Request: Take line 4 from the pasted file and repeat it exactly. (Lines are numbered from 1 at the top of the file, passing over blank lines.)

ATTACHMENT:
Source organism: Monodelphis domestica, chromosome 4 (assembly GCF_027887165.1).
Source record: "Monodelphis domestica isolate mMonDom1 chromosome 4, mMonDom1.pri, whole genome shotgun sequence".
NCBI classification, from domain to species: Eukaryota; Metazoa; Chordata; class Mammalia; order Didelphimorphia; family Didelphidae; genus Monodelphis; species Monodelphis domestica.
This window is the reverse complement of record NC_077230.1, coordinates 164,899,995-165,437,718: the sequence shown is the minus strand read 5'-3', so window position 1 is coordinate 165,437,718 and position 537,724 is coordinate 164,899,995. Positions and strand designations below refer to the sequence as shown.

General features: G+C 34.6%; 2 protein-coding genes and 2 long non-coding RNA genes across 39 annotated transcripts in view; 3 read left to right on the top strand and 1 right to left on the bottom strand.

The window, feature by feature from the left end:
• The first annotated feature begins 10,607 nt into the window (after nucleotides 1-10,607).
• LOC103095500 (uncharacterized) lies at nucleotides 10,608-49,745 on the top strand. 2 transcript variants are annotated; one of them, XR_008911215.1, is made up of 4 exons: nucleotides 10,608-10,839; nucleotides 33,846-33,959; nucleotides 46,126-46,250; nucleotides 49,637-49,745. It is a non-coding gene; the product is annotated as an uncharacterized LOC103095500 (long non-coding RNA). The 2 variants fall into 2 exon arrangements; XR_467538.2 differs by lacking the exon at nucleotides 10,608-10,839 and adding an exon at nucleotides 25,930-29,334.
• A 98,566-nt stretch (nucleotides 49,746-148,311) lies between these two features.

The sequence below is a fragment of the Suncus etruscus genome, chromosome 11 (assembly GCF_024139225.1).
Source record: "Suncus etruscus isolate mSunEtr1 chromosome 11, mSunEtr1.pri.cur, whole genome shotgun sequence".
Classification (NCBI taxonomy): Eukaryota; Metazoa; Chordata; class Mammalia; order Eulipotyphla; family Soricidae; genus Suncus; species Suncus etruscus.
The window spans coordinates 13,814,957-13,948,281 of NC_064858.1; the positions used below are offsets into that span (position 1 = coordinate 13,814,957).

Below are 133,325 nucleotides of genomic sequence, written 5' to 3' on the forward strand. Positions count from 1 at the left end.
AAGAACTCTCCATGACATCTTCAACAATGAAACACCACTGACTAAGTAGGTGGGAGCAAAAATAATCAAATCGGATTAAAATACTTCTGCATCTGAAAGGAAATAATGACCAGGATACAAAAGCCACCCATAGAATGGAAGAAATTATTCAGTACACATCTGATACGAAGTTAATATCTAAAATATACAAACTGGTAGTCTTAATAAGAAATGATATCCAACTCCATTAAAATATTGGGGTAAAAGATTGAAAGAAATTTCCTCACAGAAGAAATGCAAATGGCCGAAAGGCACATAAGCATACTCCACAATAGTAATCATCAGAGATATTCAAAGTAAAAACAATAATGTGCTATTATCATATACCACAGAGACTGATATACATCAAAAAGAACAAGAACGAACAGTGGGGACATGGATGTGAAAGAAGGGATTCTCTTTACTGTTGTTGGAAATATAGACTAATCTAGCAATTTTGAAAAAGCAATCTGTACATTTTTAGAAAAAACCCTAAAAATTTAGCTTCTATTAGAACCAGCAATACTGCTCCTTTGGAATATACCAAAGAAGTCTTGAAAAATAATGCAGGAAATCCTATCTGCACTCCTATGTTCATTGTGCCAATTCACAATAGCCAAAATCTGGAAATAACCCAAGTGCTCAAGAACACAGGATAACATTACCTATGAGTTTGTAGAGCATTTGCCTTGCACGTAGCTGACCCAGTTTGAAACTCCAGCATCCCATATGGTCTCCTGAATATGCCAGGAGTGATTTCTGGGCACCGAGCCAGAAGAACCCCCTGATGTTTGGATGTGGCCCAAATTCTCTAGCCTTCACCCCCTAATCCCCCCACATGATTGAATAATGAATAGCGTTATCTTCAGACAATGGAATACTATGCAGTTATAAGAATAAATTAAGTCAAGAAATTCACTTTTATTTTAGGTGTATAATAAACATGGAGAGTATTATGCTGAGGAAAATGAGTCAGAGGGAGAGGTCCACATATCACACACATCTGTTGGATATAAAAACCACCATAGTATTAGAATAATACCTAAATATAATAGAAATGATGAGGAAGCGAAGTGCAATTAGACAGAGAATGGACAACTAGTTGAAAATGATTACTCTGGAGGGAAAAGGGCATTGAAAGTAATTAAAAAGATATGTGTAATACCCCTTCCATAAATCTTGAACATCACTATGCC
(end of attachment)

This window is the reverse complement of record NC_077230.1, coordinates 164,899,995-165,437,718: the sequence shown is the minus strand read 5'-3', so window position 1 is coordinate 165,437,718 and position 537,724 is coordinate 164,899,995. Positions and strand designations below refer to the sequence as shown.